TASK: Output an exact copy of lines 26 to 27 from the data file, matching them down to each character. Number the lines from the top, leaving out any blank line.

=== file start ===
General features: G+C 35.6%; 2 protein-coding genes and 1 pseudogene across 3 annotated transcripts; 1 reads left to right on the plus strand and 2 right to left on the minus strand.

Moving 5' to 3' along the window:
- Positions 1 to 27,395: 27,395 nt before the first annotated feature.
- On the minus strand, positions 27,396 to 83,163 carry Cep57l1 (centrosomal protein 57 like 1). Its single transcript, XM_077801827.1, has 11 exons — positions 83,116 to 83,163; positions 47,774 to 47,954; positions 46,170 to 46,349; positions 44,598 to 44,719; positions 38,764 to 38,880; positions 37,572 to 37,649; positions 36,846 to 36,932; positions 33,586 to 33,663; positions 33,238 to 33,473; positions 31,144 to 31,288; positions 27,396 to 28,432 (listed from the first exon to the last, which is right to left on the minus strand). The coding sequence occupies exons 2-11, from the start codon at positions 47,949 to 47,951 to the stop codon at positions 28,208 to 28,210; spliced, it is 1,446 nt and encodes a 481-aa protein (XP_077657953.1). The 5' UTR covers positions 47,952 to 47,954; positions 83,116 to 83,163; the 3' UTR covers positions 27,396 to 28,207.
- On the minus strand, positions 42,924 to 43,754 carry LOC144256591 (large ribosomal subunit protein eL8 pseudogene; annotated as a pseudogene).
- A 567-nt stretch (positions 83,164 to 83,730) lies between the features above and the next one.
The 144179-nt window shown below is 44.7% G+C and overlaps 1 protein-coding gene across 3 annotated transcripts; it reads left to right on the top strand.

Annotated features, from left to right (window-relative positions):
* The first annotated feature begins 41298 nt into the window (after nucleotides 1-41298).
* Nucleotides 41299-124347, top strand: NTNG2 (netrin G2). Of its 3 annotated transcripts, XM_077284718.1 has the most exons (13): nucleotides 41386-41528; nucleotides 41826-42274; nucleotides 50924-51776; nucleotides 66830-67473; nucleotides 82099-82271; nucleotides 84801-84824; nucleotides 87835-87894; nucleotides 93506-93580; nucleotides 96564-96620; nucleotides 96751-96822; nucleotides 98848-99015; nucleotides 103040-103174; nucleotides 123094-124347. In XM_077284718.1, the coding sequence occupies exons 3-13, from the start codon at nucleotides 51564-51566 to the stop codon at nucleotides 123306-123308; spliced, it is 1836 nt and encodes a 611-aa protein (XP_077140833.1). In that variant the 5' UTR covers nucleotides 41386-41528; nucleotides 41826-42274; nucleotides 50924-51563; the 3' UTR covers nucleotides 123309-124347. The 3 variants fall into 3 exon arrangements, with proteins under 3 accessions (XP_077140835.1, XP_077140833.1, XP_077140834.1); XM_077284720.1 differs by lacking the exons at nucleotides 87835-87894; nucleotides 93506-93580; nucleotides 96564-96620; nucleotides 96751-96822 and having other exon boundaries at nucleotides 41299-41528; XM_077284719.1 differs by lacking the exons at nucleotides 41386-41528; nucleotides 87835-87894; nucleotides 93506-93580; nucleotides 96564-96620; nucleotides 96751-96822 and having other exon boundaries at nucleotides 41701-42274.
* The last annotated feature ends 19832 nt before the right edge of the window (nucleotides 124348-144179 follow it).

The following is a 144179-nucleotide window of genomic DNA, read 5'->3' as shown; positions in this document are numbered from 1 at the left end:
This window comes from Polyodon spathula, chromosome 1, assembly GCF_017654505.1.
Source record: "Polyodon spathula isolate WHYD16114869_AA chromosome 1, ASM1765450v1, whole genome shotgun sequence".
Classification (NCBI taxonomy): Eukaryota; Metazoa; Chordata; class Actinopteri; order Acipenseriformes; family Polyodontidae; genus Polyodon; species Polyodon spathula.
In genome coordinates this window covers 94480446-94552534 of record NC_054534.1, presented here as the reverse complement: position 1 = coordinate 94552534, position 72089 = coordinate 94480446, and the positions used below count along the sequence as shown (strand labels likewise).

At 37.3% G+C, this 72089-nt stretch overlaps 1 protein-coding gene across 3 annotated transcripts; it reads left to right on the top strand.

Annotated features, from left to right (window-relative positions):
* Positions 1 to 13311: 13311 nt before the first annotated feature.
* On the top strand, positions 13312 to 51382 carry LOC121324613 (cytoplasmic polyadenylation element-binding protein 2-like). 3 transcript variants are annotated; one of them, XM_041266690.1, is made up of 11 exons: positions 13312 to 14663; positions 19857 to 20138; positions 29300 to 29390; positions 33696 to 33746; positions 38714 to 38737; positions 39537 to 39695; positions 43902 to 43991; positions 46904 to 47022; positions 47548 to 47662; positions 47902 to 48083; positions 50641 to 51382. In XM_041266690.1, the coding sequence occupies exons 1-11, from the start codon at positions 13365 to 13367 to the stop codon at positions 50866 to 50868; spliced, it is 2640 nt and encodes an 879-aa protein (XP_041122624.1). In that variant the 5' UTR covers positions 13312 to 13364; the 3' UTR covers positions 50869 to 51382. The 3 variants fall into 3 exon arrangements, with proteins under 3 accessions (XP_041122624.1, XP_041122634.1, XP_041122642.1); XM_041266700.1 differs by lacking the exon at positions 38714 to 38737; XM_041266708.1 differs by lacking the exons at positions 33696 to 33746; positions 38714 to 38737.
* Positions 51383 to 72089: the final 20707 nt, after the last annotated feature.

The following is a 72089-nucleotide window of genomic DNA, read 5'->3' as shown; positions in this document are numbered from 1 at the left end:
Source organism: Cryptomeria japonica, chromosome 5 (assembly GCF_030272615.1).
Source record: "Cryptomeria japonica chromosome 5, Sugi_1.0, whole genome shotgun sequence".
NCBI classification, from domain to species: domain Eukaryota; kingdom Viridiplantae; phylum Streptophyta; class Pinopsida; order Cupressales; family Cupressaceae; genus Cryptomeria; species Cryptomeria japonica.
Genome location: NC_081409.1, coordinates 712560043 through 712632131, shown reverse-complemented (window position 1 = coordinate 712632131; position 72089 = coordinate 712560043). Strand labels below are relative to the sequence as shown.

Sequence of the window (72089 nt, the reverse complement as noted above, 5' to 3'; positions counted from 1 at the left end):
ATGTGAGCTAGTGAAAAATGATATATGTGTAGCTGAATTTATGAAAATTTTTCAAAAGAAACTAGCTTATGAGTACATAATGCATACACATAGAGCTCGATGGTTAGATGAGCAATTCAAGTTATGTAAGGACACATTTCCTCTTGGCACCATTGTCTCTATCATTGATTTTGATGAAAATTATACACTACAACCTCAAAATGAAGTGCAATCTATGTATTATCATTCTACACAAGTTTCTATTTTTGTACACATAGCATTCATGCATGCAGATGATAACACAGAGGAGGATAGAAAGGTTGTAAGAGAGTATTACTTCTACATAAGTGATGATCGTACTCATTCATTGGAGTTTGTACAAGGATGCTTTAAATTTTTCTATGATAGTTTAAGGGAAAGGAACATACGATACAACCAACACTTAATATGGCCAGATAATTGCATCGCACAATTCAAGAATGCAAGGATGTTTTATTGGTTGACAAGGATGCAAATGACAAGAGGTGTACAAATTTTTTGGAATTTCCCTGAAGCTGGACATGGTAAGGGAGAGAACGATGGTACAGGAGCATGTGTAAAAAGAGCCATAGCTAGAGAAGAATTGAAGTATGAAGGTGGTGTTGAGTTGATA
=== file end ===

Genome location: NC_081409.1, coordinates 712560043 through 712632131, shown reverse-complemented (window position 1 = coordinate 712632131; position 72089 = coordinate 712560043). Strand labels below are relative to the sequence as shown.

Sequence of the window (72089 nt, the reverse complement as noted above, 5' to 3'; positions counted from 1 at the left end):